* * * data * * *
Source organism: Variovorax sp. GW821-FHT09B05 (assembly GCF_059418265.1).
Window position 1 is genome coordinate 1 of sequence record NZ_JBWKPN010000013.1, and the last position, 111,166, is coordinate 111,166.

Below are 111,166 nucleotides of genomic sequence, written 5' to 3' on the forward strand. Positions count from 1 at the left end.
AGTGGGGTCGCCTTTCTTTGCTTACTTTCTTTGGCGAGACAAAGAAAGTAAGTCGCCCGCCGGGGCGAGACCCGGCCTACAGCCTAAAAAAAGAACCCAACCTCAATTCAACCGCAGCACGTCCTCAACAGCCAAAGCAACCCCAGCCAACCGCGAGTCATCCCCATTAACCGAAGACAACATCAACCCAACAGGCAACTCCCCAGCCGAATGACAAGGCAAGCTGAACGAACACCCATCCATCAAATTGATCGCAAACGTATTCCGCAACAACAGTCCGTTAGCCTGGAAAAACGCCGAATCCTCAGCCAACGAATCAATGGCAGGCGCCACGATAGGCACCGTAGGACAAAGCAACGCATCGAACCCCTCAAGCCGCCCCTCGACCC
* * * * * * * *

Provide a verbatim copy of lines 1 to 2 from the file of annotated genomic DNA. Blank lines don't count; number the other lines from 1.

Source organism: Variovorax sp. GW821-FHT09B05 (assembly GCF_059418265.1).
Window position 1 is genome coordinate 1 of sequence record NZ_JBWKPN010000013.1, and the last position, 111,166, is coordinate 111,166.